Pulp is a large and growing sector in Indonesia
Indonesia’s wood pulp industry plays a significant role in the country’s economy. In 2018, its pulp and paper producers exported over US$7 billion in goods, representing 4% of all exports (UN COMTRADE). The pulp and paper industry reports employing 260,000 workers directly and 1.1 million workers indirectly. The sector is also an important contributor to the global wood pulp market, producing 9.1 million tonnes of pulp in 2019 and contributing almost 16% of global wood pulp exports.
With the gigantic OKI mill starting to operate in South Sumatra at the end of 2016, Indonesian pulp production capacity grew by 2.8 million tonnes, or 38%, over the five-year period 2015-2019. Importantly, the sector is diversifying – expanding from a focus on bleached hardwood kraft pulp (BHKP) to make paper, packaging and tissue towards the production of higher-value dissolving pulp that is used in the textile market.
Falling deforestation set against continuing concerns over peatland impacts
In recent decades, Indonesian pulp production has been associated with extensive social and environmental problems, including clearing vast tracts of rainforest, draining carbon-rich peatlands and marginalising indigenous and local communities.
Following the adoption of zero-deforestation commitments by leading producers starting in 2013, the sector has achieved an 85% reduction in the rate of deforestation since peaking in 2011, demonstrating its marked improvement.
Nevertheless, today’s Indonesian pulp exports include a great deal of wood fibre grown on plantations established during the boom of pulp-driven deforestation in 2004-2012. In addition, as of 2019, over 1 million hectares (41%) of Indonesia’s wood fibre plantations are located on peatlands, causing significant greenhouse gas emissions and increasing the risk of fires and consequent air pollution.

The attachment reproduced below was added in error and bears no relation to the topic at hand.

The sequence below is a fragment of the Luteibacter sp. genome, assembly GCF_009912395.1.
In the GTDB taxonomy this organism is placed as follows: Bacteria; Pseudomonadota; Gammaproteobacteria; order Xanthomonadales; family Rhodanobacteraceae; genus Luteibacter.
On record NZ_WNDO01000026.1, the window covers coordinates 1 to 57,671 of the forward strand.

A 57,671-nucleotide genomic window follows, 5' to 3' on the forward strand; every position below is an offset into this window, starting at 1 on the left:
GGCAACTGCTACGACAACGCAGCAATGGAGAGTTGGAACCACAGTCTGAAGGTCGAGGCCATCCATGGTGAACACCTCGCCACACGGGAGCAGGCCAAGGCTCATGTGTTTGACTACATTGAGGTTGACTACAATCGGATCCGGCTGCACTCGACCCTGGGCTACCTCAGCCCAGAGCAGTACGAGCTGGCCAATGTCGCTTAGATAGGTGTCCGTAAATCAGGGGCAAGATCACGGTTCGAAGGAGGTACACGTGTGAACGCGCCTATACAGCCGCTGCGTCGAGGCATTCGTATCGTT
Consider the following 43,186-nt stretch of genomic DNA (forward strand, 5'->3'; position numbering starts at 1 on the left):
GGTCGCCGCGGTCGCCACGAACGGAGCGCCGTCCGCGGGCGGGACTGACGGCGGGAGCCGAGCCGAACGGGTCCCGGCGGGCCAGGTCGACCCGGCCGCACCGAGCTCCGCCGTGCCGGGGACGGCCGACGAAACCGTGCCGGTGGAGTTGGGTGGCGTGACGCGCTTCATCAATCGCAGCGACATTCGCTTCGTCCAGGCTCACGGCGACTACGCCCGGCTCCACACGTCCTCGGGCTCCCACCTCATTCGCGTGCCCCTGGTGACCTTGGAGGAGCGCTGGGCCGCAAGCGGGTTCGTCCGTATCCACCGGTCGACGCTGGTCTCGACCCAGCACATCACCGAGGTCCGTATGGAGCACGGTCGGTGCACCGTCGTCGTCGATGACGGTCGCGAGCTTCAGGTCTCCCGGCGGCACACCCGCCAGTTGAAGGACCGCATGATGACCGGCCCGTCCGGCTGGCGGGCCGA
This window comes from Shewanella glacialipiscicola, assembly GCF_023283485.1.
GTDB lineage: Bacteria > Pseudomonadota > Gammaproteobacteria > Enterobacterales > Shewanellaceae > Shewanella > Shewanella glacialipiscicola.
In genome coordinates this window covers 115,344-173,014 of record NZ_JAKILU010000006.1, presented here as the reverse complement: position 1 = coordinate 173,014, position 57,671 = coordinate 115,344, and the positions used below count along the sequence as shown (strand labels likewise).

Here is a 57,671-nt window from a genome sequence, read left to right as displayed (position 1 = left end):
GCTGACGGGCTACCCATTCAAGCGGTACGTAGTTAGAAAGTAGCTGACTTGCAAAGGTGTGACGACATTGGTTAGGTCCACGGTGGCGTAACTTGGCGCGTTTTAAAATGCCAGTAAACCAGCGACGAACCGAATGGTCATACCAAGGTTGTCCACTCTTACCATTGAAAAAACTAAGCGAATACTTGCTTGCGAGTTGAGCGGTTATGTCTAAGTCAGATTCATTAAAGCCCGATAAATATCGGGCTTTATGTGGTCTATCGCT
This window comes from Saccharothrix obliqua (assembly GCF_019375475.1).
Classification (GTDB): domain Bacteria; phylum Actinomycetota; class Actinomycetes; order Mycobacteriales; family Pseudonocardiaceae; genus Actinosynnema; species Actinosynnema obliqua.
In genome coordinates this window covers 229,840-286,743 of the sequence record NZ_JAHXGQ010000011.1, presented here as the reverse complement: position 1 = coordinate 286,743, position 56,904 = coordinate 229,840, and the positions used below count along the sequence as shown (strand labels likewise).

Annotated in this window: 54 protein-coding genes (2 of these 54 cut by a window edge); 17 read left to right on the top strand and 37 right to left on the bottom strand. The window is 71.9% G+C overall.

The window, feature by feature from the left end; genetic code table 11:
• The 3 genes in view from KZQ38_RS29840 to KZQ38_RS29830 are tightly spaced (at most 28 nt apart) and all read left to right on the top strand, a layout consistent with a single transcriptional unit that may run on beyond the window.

Indonesia’s pulp sector is dominated by two corporate groups
Indonesia’s six active pulp mills are controlled by three corporate groups – Sinar Mas and its primary subsidiary Asia Pulp & Paper (APP), Royal Golden Eagle and its primary subsidiary Asia Pacific Resources International Ltd (APRIL), and Marubeni. The sector is highly concentrated – Sinar Mas and Royal Golden Eagle accounted for 95% of Indonesia’s pulp exports in the period 2015 to 2019. These companies are some of the largest pulp producers in the world, having integrated operations in China, Brazil and other countries.
42% of Indonesian wood pulp is processed domestically, a portion of which is eventually exported as paper, packaging, tissue and, increasingly, viscose staple fibre (VSF) and textiles. China, which imported 41% of Indonesian pulp production in 2019, is by far the largest international destination for pulp.
Trase offers unprecedented transparency
The Indonesian pulp sector represents Trase’s most precise assessment of the spatial sourcing patterns for a commodity to date. The Indonesian government requires detailed reporting on the wood supply for each of Indonesia’s pulp mills, enabling Trase to track sourcing of Indonesian pulp exports back to the specific concessions that contributed most of the underlying pulpwood. As a result, environmental conditions such as deforestation or peat fires within specific concessions can be directly associated with downstream flows of pulp. This unprecedented level of transparency provides a tool for improved management of Indonesia’s pulp sector in the future, including by identifying the supply chains most connected to deforestation hotspots.